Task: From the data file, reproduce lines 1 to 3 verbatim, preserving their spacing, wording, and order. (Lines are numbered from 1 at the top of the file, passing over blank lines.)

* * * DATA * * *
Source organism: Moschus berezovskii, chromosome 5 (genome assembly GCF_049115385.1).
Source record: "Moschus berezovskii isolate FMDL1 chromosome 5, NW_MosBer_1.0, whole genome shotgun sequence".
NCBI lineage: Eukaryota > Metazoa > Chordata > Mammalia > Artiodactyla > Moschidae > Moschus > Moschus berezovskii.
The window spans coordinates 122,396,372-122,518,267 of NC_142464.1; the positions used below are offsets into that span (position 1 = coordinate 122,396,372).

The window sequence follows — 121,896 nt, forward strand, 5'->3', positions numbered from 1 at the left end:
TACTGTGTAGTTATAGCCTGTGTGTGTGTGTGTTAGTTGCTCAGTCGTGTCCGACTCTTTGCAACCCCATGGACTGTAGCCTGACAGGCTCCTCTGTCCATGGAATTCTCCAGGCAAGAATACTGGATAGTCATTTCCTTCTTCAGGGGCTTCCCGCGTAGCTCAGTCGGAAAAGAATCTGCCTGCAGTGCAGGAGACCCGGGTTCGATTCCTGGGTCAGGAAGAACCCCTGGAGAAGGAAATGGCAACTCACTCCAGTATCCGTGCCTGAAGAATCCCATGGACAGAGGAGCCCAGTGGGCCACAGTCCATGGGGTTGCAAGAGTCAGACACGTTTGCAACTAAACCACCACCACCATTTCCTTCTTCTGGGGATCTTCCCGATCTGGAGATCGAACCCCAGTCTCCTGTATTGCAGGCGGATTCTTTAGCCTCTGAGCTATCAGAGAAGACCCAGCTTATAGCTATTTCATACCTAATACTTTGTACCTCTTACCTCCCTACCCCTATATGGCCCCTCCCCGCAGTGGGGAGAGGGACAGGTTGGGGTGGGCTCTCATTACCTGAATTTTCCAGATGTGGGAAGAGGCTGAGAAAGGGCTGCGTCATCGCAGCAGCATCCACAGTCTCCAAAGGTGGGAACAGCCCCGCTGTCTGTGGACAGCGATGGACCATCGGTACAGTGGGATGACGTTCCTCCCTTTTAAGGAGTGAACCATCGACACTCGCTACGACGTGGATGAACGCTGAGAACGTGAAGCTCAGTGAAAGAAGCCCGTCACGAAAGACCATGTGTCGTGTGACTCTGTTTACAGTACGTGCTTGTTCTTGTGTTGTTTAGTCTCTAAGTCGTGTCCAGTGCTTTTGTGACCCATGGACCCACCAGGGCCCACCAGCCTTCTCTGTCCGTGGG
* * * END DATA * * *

Source organism: Moschus berezovskii, chromosome 5 (genome assembly GCF_049115385.1).
Source record: "Moschus berezovskii isolate FMDL1 chromosome 5, NW_MosBer_1.0, whole genome shotgun sequence".
NCBI lineage: Eukaryota > Metazoa > Chordata > Mammalia > Artiodactyla > Moschidae > Moschus > Moschus berezovskii.